CAMPUS CHECK IN: State rivals meet again going in opposite directions

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EVANSTON, IL - NOVEMBER 26: Northwestern Wildcats running back Justin Jackson (21) runs with the ball in the 2nd quarter during a Big Ten football game between the Illinois Fighting Illini and the Northwestern Wildcats on November 26, 2016, at Ryan Field in Evanston, IL. (Photo by Daniel Bartel/Icon Sportswire via Getty Images)

CHAMPAIGN – While it may be important to the players, coaches, and fans to a degree, many times the squads have met as polar opposites. It’s not because they’re rivals, either.

On more than one occasion, Northwestern has entered their game with Illinois playing better than their opponent with more on the line. Sometimes it’s the Illini that have more on the line than the Wildcats.

This week, it’s the first option. The Wildcats have been one of the hotter teams in the FCS with six-straight victories and they have their eyes on a January 1st bowl game. Meanwhile Illinois is stumbling through a brutal rebuilding season with over 20 true freshman hitting the field at some point this season.

Still, it’s not hard for Pat Fitzgerald to fire up for the rivalry. He’s been apart of it as a player, assistant, and now head coach since 2006, some he’s ready to battle for the Land of Lincoln Trophy.

“I know both programs have a ton of respect for each other. I know some of the rivalries are a little bit different from that. I don’t think it diminishes from it, I think it’s something that I think both schools should take pride in,” said Fitzgerald of the rivalry with Illinois. “The fact that we respect each other so well. Usually you just throw the records out and it’s a heck of a competition.”

Whether that will be the case this season seems unlikely. The Illini have lost nine-straight games and eight in the Big Ten conferences as Lovie Smith endures what essentially is a first season in his second campaign in Champaign.

A win over the Wildcats won’t save the season, but it would salvage a little pride for the program after a difficult 2017 season. It’s one in which Smith has yet to see his team’s attitude waiver even as the losses pile up.

“We can’t complain about the effort we’ve gotten throughout. The story has been, not been able to finish football games. We’ve started fast, but haven’t been able to finish strong, but the effort has been there,” said Smith. “Taking the last game away, we’ve had an opportunity, so, as a coach, that’s what you want to see.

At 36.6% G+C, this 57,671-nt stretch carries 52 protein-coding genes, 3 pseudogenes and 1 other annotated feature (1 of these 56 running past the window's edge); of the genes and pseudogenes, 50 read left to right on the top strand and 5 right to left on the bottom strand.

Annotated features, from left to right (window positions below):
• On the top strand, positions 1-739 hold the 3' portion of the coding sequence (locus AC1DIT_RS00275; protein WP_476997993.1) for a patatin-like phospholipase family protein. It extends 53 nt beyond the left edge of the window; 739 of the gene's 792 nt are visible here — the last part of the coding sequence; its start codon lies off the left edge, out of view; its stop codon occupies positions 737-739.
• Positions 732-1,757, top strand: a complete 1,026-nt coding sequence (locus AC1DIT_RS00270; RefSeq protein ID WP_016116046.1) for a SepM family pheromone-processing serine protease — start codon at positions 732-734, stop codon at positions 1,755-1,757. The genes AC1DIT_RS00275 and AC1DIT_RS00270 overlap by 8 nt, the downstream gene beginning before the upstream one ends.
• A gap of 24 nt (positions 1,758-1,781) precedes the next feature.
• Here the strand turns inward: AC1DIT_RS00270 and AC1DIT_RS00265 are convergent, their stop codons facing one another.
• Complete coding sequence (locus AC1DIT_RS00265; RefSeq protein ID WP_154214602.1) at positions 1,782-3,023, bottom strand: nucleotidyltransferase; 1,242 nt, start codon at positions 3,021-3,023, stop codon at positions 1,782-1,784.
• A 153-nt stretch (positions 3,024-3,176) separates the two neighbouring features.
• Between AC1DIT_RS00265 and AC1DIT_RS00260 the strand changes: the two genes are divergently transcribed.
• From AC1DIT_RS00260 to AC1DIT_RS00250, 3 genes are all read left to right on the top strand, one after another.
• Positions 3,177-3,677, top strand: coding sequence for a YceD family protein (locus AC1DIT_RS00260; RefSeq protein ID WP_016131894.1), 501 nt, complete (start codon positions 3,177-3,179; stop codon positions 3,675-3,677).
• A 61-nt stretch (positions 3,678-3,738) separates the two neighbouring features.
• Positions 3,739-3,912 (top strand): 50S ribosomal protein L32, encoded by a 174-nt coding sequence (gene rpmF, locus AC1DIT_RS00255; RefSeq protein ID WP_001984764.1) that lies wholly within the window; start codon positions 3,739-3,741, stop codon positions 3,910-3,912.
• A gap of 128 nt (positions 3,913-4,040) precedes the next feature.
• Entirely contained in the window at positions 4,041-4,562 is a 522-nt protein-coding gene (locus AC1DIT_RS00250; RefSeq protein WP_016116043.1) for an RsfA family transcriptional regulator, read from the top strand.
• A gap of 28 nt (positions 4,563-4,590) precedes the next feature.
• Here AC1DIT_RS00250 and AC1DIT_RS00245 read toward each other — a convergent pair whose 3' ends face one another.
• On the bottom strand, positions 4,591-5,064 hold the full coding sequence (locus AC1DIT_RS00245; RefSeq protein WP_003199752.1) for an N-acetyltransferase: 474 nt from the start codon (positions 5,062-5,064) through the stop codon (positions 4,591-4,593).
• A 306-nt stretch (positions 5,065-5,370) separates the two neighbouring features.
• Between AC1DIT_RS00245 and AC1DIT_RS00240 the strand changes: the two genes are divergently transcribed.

“You want to see your team keep fighting. You like to see big steps, but we’ve taken small steps throughout. It all comes out to this game. There’s one more, no tomorrow.”

NOTRE DAME: Another Season’s Finish against the Cardinal

SOUTH BEND – In a sometimes successful, sometimes rocky tenure in South Bend, Brian Kelly has a number of streaks both positive and negative.

One of the latter he can take care of this week to end what has been a very successful 2017 season.

Three other times since he arrived in South Bend, he’s seen a season end with a loss to Stanford. It happened in 2011, 2013, and in 2015 – with the last time knocking Notre Dame out of the College Football Playoff competition.

It’s no easier in 2017 as Stanford comes into the game ranked 22nd in the country having won seven of their last eight games, including a win over then No. 9 Stanford. It’s also the first road game for Notre Dame since their debacle at Miami, hence a little more caution playing in hostile environments for the team.

“It’s exactly what we did at Miami that you can’t do: Turn the football over. And we fed that atmosphere at Miami, turning the football over. You’ve got to take care of the football. You can’t give anybody on the road that energy that gives them that extra momentum at home, similar to what we fed — USC gives us a free possession on a punt, and it just gives you that energy,” said Kelly.  “You can’t turn the football over. You’ve got to play mistake free and eliminate big plays. It’s not really rocket science. You guys follow it pretty closely. You just have to play poised and disciplined on the road. If you do that, you’ve got a fair shot of winning those games.

“They’ll be close and hard-fought, and last time we were there, we lost the game at the end, 38-36, whatever it was. We lost by a field goal.”

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